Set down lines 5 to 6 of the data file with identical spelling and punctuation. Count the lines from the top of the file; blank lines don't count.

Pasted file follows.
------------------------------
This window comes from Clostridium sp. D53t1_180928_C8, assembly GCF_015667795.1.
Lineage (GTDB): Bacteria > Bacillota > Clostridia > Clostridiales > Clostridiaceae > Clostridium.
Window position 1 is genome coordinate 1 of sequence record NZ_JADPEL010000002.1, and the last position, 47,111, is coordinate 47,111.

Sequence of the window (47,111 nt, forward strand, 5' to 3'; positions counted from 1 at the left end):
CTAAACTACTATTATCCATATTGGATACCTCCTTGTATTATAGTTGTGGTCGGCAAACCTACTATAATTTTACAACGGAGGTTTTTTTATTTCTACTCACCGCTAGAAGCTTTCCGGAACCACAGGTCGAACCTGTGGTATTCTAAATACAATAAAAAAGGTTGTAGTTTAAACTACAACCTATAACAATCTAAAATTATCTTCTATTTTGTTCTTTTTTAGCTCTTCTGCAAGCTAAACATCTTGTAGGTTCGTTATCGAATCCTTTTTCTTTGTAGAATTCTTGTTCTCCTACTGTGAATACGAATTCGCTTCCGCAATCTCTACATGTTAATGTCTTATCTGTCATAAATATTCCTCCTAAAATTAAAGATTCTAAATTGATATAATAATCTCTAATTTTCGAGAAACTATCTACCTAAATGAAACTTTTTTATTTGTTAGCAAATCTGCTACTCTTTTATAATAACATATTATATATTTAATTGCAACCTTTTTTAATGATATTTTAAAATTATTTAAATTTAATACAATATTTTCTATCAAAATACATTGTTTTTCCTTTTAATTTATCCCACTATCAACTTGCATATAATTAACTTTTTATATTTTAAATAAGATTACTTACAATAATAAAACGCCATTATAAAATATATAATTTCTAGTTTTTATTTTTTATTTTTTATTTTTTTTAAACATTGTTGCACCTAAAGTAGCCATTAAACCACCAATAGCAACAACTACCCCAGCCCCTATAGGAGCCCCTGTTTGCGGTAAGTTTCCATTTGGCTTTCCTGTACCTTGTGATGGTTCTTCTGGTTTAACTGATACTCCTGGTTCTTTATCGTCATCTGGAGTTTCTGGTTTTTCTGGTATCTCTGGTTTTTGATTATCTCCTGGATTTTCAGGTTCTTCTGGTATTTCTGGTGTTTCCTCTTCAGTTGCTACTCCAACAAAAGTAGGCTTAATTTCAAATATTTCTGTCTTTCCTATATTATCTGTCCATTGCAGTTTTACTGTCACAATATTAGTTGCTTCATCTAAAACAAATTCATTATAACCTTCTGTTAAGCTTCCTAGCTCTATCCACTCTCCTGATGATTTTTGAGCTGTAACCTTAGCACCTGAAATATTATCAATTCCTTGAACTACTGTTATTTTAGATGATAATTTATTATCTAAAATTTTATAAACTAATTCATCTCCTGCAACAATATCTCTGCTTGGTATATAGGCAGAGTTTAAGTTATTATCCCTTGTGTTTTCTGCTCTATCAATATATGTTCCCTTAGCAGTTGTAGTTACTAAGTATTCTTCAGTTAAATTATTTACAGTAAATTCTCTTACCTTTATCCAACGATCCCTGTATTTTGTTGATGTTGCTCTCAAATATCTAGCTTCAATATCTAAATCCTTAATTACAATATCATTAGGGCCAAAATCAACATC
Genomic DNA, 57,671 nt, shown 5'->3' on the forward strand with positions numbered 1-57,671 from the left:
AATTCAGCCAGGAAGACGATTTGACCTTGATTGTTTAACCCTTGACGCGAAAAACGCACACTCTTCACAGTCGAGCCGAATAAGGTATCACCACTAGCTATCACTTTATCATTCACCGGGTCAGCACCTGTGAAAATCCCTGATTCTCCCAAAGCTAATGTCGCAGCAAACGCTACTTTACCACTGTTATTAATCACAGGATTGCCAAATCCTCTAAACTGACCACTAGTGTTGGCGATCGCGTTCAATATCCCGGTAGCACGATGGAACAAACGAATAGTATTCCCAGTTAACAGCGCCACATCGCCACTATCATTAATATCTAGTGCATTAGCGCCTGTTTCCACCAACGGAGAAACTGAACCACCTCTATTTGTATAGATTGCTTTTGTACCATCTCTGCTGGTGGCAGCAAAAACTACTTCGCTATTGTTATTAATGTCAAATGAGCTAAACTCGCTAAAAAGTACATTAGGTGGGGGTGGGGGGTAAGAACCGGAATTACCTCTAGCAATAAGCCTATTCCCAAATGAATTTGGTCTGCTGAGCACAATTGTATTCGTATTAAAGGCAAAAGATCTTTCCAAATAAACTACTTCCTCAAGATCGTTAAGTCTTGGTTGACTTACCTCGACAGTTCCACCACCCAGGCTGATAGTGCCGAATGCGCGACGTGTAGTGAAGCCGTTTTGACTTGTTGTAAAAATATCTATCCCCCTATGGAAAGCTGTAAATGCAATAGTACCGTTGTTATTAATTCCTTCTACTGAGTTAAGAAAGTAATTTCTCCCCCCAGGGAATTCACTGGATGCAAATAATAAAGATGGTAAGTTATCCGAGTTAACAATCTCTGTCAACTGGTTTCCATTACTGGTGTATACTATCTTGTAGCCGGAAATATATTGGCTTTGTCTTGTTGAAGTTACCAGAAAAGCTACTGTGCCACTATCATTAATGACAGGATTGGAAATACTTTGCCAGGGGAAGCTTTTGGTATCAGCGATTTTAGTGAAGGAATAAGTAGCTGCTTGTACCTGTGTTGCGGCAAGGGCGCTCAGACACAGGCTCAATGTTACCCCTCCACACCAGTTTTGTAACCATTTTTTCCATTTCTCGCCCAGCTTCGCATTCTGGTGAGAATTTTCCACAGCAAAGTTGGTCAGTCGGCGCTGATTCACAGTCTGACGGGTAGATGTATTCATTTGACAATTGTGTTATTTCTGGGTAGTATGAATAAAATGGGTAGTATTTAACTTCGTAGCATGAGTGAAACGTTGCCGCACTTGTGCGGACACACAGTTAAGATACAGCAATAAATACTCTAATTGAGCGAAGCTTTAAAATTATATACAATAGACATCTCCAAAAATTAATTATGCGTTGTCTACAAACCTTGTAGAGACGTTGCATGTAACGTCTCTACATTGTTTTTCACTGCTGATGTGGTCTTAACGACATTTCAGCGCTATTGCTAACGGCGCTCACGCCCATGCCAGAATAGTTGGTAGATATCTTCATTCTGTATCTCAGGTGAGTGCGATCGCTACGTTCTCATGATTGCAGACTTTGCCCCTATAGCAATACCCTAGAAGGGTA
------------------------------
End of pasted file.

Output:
CTAAACTACTATTATCCATATTGGATACCTCCTTGTATTATAGTTGTGGTCGGCAAACCTACTATAATTTTACAACGGAGGTTTTTTTATTTCTACTCACCGCTAGAAGCTTTCCGGAACCACAGGTCGAACCTGTGGTATTCTAAATACAATAAAAAAGGTTGTAGTTTAAACTACAACCTATAACAATCTAAAATTATCTTCTATTTTGTTCTTTTTTAGCTCTTCTGCAAGCTAAACATCTTGTAGGTTCGTTATCGAATCCTTTTTCTTTGTAGAATTCTTGTTCTCCTACTGTGAATACGAATTCGCTTCCGCAATCTCTACATGTTAATGTCTTATCTGTCATAAATATTCCTCCTAAAATTAAAGATTCTAAATTGATATAATAATCTCTAATTTTCGAGAAACTATCTACCTAAATGAAACTTTTTTATTTGTTAGCAAATCTGCTACTCTTTTATAATAACATATTATATATTTAATTGCAACCTTTTTTAATGATATTTTAAAATTATTTAAATTTAATACAATATTTTCTATCAAAATACATTGTTTTTCCTTTTAATTTATCCCACTATCAACTTGCATATAATTAACTTTTTATATTTTAAATAAGATTACTTACAATAATAAAACGCCATTATAAAATATATAATTTCTAGTTTTTATTTTTTATTTTTTATTTTTTTTAAACATTGTTGCACCTAAAGTAGCCATTAAACCACCAATAGCAACAACTACCCCAGCCCCTATAGGAGCCCCTGTTTGCGGTAAGTTTCCATTTGGCTTTCCTGTACCTTGTGATGGTTCTTCTGGTTTAACTGATACTCCTGGTTCTTTATCGTCATCTGGAGTTTCTGGTTTTTCTGGTATCTCTGGTTTTTGATTATCTCCTGGATTTTCAGGTTCTTCTGGTATTTCTGGTGTTTCCTCTTCAGTTGCTACTCCAACAAAAGTAGGCTTAATTTCAAATATTTCTGTCTTTCCTATATTATCTGTCCATTGCAGTTTTACTGTCACAATATTAGTTGCTTCATCTAAAACAAATTCATTATAACCTTCTGTTAAGCTTCCTAGCTCTATCCACTCTCCTGATGATTTTTGAGCTGTAACCTTAGCACCTGAAATATTATCAATTCCTTGAACTACTGTTATTTTAGATGATAATTTATTATCTAAAATTTTATAAACTAATTCATCTCCTGCAACAATATCTCTGCTTGGTATATAGGCAGAGTTTAAGTTATTATCCCTTGTGTTTTCTGCTCTATCAATATATGTTCCCTTAGCAGTTGTAGTTACTAAGTATTCTTCAGTTAAATTATTTACAGTAAATTCTCTTACCTTTATCCAACGATCCCTGTATTTTGTTGATGTTGCTCTCAAATATCTAGCTTCAATATCTAAATCCTTAATTACAATATCATTAGGGCCAAAATCAACATC
Genomic DNA, 57,671 nt, shown 5'->3' on the forward strand with positions numbered 1-57,671 from the left: